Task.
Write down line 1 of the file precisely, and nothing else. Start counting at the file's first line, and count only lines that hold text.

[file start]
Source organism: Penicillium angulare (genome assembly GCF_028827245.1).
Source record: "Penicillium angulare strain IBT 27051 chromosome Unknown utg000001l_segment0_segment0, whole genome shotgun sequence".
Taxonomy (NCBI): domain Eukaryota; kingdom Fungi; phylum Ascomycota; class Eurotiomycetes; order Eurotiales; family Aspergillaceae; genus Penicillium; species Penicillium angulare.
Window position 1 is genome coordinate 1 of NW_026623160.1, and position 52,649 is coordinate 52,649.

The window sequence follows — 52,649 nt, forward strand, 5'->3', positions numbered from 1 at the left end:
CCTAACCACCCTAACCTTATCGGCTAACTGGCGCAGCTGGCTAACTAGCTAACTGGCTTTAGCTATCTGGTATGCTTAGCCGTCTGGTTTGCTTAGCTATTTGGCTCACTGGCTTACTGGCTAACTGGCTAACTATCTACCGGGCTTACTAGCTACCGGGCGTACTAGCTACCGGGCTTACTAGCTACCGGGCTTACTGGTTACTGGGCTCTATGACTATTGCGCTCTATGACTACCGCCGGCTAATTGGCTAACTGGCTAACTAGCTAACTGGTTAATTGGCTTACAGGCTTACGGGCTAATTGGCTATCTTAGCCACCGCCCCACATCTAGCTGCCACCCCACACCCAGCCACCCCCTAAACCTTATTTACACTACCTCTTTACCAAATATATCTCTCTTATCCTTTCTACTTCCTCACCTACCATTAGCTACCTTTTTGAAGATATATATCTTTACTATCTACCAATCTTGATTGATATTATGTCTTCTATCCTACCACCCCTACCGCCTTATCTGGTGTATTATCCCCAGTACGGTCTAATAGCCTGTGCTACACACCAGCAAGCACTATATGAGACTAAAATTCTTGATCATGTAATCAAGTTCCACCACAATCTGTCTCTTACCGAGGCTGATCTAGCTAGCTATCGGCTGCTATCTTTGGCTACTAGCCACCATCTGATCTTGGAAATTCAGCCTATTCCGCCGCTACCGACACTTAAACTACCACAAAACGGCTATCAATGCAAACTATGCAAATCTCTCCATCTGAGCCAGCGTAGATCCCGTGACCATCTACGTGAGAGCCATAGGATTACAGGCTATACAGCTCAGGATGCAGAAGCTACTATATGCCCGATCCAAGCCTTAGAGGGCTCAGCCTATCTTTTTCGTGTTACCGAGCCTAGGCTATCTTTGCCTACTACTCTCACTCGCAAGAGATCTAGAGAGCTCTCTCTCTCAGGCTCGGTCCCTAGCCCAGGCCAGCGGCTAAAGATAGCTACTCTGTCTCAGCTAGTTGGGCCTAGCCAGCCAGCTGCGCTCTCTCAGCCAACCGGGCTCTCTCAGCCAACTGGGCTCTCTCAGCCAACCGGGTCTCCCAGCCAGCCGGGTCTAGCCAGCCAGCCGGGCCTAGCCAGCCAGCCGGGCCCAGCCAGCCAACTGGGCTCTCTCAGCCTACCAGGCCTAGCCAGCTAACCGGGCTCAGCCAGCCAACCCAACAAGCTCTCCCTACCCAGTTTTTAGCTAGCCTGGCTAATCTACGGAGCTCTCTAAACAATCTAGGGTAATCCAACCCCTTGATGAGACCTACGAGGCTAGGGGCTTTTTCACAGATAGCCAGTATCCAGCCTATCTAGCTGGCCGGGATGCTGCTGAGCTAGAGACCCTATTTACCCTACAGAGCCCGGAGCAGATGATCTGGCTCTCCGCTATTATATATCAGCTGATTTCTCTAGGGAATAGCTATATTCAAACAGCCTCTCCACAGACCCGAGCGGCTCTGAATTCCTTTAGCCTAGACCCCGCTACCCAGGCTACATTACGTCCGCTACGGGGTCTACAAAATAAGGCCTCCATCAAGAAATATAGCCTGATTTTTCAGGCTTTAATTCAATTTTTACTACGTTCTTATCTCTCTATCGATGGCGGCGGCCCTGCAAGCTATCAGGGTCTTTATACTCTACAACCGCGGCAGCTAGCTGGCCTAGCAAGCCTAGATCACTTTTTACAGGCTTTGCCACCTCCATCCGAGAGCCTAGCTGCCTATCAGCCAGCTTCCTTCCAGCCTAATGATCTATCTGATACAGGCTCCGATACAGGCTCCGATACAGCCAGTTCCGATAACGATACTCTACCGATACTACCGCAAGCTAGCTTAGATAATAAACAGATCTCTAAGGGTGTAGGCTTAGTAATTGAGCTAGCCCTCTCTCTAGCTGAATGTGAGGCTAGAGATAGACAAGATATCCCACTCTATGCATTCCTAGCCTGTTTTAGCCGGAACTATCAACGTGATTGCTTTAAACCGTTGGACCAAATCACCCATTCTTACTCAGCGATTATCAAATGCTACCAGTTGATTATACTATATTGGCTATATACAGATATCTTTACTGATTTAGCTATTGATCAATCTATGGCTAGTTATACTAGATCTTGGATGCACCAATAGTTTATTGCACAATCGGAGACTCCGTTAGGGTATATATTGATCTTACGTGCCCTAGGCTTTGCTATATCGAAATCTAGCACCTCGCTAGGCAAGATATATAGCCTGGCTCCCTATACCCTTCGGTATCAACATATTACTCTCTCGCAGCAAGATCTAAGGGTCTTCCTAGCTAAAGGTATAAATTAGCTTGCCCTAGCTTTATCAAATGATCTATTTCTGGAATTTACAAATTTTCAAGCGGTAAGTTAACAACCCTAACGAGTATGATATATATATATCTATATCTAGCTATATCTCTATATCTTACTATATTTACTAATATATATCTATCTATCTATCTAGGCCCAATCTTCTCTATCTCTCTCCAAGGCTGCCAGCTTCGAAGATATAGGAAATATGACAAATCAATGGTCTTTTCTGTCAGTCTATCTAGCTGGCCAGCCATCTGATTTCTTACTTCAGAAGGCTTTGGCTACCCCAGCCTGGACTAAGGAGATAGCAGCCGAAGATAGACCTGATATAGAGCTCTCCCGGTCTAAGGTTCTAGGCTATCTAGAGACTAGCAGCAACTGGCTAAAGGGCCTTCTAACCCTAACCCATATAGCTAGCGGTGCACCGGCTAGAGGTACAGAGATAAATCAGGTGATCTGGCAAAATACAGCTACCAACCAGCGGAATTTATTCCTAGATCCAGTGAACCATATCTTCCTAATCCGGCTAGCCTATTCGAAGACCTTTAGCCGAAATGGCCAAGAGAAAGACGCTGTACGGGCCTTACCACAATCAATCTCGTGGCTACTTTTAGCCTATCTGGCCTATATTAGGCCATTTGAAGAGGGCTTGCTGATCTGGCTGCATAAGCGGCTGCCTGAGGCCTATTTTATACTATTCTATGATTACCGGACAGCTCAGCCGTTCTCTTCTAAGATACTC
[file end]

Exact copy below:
Source organism: Penicillium angulare (genome assembly GCF_028827245.1).